If you’ve ever had a bank account, you’ve likely heard the term “SWIFT code.” But unless you’ve needed one, you probably don’t know what it is or how it might affect you. In the event you need to transfer money internationally, you’ll use your bank’s SWIFT code to facilitate the process. Keep reading to learn more about SWIFT codes — and be prepared in case you ever need to use one.
This guide to SWIFT codes will answer the following questions:
- What Is a SWIFT Code?
- What Does a SWIFT Code Look Like?
- How Do You Find a Bank SWIFT Code?
- What Is the SWIFT Network?
- Does Every Bank Have a SWIFT Code?
- What Is the Difference Between SWIFT Codes and Routing Numbers?
First, you should know what the acronym SWIFT stands for: Society for Worldwide Interbank Financial Telecommunication. Next, you need to know that a SWIFT code is a standard format for a bank identification code, referred to as a BIC code. Last, it’s important that you realize that a SWIFT code is the same thing as a BIC code.
A SWIFT code’s purpose is simply to identify banks and other financial institutions around the world. Think of a SWIFT code as an international bank ID — one that distinguishes who and what each bank is — across the world. Banks use these codes for a number of purposes, including exchanging messages and simplifying the transfer of payments, treasuries and securities between financial institutions all over the world.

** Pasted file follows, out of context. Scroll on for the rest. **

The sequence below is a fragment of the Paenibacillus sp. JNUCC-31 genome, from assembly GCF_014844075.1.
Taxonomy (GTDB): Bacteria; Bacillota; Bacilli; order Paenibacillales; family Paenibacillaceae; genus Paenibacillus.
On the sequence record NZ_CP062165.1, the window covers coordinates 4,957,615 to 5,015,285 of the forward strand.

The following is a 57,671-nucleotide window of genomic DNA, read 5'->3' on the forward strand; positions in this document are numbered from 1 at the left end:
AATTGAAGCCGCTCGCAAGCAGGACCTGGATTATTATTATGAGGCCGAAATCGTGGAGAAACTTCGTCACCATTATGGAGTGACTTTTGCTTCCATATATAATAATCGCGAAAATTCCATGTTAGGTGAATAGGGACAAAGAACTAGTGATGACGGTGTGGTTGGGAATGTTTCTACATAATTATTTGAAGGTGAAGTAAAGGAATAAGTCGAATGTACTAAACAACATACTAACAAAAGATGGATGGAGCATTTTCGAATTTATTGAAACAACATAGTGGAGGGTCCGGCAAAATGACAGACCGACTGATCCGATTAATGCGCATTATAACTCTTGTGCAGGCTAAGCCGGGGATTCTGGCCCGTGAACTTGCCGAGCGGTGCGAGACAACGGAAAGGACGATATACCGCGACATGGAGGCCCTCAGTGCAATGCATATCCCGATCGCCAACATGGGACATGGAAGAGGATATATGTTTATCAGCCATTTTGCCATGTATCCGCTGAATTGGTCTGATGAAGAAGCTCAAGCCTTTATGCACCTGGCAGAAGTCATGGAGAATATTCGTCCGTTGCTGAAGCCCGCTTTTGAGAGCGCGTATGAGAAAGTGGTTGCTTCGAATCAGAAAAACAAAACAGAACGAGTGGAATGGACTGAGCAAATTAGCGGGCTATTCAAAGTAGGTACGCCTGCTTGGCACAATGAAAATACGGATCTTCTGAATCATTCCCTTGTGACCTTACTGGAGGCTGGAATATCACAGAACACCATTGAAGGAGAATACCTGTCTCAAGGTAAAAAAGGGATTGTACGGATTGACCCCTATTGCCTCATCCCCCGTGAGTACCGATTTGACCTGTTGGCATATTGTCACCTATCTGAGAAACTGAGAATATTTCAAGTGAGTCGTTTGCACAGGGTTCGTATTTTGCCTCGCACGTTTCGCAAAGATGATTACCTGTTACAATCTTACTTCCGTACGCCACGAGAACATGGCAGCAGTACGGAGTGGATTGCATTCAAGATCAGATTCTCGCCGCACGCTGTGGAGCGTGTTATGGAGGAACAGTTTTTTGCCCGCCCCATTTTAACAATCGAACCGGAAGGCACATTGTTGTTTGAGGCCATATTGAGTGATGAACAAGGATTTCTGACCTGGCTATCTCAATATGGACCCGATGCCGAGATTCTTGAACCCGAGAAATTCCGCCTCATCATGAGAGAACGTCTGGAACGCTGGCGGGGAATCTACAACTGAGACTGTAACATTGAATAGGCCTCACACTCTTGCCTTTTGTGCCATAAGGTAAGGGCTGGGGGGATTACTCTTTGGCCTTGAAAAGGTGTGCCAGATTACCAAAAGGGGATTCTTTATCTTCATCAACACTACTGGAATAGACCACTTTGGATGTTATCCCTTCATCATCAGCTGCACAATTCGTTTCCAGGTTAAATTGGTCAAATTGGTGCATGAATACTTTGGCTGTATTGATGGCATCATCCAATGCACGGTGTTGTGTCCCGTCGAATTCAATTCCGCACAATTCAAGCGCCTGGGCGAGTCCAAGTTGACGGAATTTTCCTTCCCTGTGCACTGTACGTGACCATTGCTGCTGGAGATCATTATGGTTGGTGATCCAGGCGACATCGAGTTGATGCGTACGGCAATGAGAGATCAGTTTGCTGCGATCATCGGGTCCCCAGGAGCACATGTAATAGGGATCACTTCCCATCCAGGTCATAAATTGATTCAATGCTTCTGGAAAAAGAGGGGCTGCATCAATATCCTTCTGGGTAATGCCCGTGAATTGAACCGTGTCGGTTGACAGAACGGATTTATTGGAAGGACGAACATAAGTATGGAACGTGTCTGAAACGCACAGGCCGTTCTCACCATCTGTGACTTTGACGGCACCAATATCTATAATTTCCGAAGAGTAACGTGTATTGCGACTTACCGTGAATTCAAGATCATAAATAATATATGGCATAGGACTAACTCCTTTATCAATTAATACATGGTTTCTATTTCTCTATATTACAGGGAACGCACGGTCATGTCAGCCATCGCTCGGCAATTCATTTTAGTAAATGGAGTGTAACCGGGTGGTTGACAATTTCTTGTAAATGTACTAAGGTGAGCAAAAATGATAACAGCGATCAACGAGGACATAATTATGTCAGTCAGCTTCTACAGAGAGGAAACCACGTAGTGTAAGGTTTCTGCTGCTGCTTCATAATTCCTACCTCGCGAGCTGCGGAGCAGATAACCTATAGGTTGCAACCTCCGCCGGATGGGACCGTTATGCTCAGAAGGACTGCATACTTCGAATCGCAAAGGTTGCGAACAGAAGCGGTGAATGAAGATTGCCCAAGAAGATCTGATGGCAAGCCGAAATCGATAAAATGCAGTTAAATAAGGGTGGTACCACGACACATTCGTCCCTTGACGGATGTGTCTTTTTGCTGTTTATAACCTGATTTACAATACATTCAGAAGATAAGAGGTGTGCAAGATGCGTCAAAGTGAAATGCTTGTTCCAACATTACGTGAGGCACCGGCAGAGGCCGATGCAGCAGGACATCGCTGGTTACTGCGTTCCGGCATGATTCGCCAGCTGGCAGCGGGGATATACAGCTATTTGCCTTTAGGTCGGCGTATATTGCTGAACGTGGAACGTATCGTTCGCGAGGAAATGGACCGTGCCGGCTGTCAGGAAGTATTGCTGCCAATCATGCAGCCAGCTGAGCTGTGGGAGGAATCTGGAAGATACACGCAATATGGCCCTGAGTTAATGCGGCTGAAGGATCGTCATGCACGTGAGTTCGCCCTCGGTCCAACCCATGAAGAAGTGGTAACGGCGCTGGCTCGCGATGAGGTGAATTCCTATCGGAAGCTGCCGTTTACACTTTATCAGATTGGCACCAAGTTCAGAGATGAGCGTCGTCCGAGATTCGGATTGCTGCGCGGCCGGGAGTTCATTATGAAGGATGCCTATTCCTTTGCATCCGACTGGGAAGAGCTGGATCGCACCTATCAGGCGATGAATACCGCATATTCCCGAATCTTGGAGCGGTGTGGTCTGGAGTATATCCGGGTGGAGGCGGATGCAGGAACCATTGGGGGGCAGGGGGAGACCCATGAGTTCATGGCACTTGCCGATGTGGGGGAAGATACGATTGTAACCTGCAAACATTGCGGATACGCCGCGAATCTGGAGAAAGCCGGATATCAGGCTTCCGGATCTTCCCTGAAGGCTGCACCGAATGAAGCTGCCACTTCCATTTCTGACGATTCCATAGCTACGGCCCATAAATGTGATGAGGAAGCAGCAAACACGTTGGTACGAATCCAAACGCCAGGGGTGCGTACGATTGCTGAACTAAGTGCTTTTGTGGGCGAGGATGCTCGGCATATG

Here’s a closer look at SWIFT codes.
A SWIFT code is comprised of four components:
- Bank code: Four letters that represent an abbreviated version of the financial institution’s name
- Country code: Made up of two letters that indicate in which country the financial institution is located
- Location code: Two numbers or letters that identify the city of the financial institution’s headquarters
- Branch code: Optional three digits that identify a financial institution’s particular branch vs. its headquarters
To send money internationally, you’ll need the SWIFT code of the financial institution to which you’re sending the funds. You can find a bank SWIFT code in a number of ways:
- Go to your financial institution’s website — finding the SWIFT code is typically just a matter of logging in, going to the “Account Summary” page, choosing the account and clicking on “View Account Details.” The code should be listed with your account number and branch address.
- If you’re sending money, try the following: Go to your account, type in the amount you want to transfer from it, enter the name of the person you’re sending it to and his or her bank details, and then enter the city or name of their institution in the search box.
- Check your bank statement — if your institution has a SWIFT code, it will appear there.
- Conduct a search online at a SWIFT-dedicated website.
- Call your financial institution and ask for the SWIFT code.
The SWIFT network provides financial institutions with a uniform way to transfer money between banks in different countries. The network itself doesn’t carry out transfers — it transmits transfer instructions banks make to other financial institutions — requests that often pass through intermediary institutions before reaching their final destinations. As of 2019, the secure network enables an excess of 11,000 financial institutions in over 200 countries to trade information about financial transactions. And SWIFT carries more than 5 billion financial messages annually for financial institutions.